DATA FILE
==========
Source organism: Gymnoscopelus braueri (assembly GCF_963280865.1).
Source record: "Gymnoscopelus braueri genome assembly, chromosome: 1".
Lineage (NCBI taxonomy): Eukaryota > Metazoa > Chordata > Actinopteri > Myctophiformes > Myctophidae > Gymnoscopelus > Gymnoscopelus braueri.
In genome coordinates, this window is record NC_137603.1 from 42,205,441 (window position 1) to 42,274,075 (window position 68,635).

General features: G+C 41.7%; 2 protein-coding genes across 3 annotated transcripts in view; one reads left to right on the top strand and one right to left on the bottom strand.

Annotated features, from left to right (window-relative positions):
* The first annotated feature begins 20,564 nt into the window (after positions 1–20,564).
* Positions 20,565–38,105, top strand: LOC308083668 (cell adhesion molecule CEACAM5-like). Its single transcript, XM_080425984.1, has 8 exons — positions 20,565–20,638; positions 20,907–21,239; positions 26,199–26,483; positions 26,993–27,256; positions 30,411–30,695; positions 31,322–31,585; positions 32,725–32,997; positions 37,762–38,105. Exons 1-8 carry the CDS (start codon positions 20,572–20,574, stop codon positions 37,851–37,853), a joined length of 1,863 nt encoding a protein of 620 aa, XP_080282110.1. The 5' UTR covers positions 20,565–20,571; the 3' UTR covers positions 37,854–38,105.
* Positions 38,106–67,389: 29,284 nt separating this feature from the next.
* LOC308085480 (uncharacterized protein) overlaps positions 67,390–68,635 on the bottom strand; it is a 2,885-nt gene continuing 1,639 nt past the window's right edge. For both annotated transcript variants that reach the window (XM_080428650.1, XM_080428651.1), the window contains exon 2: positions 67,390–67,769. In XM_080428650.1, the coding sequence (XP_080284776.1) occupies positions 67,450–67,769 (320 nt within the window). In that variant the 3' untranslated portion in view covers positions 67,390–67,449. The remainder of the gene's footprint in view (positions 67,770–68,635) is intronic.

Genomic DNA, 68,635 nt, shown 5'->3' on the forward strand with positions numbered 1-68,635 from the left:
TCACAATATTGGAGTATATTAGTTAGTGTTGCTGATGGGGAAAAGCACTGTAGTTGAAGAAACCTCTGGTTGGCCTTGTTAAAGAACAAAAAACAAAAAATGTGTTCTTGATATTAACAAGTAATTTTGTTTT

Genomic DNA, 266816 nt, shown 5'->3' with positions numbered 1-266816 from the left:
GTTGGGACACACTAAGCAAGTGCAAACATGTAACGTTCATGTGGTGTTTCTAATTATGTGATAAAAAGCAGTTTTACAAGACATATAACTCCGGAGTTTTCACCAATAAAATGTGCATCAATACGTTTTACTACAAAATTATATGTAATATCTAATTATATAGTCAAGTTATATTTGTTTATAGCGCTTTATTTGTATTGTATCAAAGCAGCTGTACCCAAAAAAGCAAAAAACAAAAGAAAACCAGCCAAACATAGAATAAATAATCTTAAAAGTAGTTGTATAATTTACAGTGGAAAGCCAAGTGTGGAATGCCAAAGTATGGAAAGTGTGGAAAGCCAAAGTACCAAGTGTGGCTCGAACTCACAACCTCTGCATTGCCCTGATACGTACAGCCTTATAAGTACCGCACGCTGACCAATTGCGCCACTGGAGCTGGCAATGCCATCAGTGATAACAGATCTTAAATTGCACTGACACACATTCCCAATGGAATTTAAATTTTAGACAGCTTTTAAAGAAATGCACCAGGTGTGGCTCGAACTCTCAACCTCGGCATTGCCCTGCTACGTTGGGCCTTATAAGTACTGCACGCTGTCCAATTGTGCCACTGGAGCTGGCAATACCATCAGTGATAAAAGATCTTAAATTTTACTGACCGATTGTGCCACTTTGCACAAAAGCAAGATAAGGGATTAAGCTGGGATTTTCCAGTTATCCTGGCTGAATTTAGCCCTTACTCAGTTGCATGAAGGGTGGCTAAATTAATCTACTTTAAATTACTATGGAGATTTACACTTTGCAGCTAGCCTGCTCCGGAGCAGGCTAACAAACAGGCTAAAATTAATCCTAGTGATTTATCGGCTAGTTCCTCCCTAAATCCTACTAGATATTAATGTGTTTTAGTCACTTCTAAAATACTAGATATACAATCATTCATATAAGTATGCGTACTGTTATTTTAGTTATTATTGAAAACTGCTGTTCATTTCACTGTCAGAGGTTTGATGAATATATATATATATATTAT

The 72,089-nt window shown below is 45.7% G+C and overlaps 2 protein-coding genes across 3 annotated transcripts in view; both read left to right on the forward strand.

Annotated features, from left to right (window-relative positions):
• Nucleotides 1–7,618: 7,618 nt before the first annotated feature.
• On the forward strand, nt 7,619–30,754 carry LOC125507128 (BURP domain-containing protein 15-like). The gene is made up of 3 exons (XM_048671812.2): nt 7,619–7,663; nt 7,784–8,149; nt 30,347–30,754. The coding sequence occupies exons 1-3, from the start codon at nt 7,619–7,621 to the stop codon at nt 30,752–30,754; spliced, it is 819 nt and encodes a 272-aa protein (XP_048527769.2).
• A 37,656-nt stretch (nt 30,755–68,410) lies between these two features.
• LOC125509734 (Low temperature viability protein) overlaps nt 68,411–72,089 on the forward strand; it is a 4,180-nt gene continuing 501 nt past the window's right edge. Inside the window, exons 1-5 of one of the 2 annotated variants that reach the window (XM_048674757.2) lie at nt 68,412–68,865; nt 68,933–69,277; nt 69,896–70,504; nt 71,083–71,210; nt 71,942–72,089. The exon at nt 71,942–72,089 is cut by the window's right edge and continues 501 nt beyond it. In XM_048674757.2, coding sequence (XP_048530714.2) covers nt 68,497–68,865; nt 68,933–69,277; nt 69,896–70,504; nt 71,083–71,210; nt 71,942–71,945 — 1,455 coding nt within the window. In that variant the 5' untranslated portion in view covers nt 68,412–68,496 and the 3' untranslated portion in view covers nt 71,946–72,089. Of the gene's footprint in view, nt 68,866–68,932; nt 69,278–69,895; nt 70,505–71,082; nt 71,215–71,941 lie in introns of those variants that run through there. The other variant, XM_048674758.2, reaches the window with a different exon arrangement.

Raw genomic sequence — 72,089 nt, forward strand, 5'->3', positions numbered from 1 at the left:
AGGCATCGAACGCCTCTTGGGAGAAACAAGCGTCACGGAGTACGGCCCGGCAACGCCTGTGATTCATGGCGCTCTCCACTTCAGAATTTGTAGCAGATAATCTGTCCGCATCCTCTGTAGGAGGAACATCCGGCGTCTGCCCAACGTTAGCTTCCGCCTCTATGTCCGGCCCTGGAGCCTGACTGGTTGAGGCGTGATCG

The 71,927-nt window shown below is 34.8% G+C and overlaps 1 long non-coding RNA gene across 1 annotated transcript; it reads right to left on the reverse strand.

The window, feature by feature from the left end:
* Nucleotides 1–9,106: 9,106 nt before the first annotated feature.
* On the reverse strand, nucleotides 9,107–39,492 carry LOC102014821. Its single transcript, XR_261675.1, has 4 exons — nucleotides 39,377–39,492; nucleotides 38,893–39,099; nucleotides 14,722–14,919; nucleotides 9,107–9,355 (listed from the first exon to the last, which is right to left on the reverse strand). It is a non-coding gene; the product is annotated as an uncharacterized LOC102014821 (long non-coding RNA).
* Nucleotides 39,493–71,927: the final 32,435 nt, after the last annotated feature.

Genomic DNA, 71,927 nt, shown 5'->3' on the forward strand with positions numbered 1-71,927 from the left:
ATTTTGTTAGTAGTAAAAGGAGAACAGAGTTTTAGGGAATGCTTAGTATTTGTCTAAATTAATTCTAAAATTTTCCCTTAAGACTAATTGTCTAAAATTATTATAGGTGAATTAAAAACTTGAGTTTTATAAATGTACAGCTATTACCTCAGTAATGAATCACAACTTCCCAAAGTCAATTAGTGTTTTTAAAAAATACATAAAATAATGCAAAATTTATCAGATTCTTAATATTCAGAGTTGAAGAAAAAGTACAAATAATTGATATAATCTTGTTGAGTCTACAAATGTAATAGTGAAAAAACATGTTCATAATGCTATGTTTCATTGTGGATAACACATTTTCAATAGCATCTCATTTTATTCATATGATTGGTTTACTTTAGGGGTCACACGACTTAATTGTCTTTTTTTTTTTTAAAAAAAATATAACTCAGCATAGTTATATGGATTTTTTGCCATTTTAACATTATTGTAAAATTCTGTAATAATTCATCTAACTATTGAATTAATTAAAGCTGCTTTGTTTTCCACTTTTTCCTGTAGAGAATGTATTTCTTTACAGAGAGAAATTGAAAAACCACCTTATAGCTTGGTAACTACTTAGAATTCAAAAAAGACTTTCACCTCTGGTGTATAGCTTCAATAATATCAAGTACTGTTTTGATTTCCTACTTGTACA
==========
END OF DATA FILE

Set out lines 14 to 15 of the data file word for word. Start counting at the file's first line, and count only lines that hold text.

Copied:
GTTGGGACACACTAAGCAAGTGCAAACATGTAACGTTCATGTGGTGTTTCTAATTATGTGATAAAAAGCAGTTTTACAAGACATATAACTCCGGAGTTTTCACCAATAAAATGTGCATCAATACGTTTTACTACAAAATTATATGTAATATCTAATTATATAGTCAAGTTATATTTGTTTATAGCGCTTTATTTGTATTGTATCAAAGCAGCTGTACCCAAAAAAGCAAAAAACAAAAGAAAACCAGCCAAACATAGAATAAATAATCTTAAAAGTAGTTGTATAATTTACAGTGGAAAGCCAAGTGTGGAATGCCAAAGTATGGAAAGTGTGGAAAGCCAAAGTACCAAGTGTGGCTCGAACTCACAACCTCTGCATTGCCCTGATACGTACAGCCTTATAAGTACCGCACGCTGACCAATTGCGCCACTGGAGCTGGCAATGCCATCAGTGATAACAGATCTTAAATTGCACTGACACACATTCCCAATGGAATTTAAATTTTAGACAGCTTTTAAAGAAATGCACCAGGTGTGGCTCGAACTCTCAACCTCGGCATTGCCCTGCTACGTTGGGCCTTATAAGTACTGCACGCTGTCCAATTGTGCCACTGGAGCTGGCAATACCATCAGTGATAAAAGATCTTAAATTTTACTGACCGATTGTGCCACTTTGCACAAAAGCAAGATAAGGGATTAAGCTGGGATTTTCCAGTTATCCTGGCTGAATTTAGCCCTTACTCAGTTGCATGAAGGGTGGCTAAATTAATCTACTTTAAATTACTATGGAGATTTACACTTTGCAGCTAGCCTGCTCCGGAGCAGGCTAACAAACAGGCTAAAATTAATCCTAGTGATTTATCGGCTAGTTCCTCCCTAAATCCTACTAGATATTAATGTGTTTTAGTCACTTCTAAAATACTAGATATACAATCATTCATATAAGTATGCGTACTGTTATTTTAGTTATTATTGAAAACTGCTGTTCATTTCACTGTCAGAGGTTTGATGAATATATATATATATATTAT

The 72,089-nt window shown below is 45.7% G+C and overlaps 2 protein-coding genes across 3 annotated transcripts in view; both read left to right on the forward strand.